A new year often brings new beginnings.  I was intrigued to discover how one company used a novel way to motivate employees to think about new ways of doing things. Here is the approach practiced by Chiyoji Misawa, who founded the largest home builder in Japan, Misawa Homes, more than 50 years ago.  He “died” at least once every decade to arrest the momentum of out-of-date assumptions and policies.  He sent a memo to his company that formally announced “the death of your president.” According to Robert H. Waterman, Jr. in his book, “The Renewal Factor,” this was Misawa’s way […]

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Putting the fun in fundraising

December 28, 2017

A little girl asked to see the president of a large company.  She explained that her club was raising money and asked if he would contribute. Smiling, he laid a quarter and a dollar bill on his desk and said, “Take whichever one you want.” The little girl said, “My mother taught me to take the smallest piece, but I’ll take this piece of paper to wrap it in so I won’t lose it.”  Smart kid. Fundraising is one of those necessary tasks that enable great causes and scare people silly, all at the same time.  Even when needs are […]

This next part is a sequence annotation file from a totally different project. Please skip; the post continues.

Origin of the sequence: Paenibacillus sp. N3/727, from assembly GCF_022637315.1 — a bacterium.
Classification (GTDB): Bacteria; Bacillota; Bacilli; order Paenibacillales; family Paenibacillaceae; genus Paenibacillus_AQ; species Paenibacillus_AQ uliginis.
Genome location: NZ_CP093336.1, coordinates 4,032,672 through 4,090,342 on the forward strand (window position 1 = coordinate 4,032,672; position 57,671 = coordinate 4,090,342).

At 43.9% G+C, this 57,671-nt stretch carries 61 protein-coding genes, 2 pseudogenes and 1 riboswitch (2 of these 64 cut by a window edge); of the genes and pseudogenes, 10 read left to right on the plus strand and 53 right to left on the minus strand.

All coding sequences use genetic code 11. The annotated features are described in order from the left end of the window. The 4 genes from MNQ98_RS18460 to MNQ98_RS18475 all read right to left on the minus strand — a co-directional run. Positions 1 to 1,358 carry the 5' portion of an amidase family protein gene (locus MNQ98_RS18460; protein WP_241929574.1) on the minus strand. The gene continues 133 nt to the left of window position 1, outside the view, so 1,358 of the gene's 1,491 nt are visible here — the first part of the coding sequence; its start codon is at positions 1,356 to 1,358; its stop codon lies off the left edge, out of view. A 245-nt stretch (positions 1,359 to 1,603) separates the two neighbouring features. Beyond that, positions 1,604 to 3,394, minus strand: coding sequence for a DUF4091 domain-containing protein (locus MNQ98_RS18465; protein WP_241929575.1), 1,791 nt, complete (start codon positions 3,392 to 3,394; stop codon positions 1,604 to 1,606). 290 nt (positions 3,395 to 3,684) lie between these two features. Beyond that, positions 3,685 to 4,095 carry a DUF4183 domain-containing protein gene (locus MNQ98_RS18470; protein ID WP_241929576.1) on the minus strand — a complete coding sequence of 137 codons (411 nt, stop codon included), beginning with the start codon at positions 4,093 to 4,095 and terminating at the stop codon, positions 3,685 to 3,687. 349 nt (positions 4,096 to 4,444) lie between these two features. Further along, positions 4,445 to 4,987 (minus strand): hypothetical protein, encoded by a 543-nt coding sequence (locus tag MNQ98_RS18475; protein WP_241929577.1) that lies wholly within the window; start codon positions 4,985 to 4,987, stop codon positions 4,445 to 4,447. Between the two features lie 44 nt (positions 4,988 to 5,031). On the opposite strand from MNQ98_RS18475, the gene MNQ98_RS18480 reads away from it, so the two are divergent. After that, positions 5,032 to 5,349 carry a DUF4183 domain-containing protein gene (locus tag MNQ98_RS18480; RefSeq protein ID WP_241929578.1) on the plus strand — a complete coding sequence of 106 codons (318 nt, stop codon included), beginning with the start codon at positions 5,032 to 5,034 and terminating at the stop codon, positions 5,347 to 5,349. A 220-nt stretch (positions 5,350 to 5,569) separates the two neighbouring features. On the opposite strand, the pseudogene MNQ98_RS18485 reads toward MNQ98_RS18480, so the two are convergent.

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Look for these traits in future leaders

December 14, 2017

I don’t care if you’re the CEO of a Fortune 500 company, a small business owner or a manager or supervisor; you are only as good as the people around you.  In other words, it’s important to surround yourself with success-oriented people.  When hiring, always try to pick future leaders.  They may not be easy to recognize, but they’re crucial to an organization that wants to be innovative and intrapreneurial.  Here’s a list of factors that can help you identify and develop potential leaders on your staff: Collaboration.  Look for employees who communicate well, delegate effectively and build strong personal […]

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How to deal with disappointment

December 7, 2017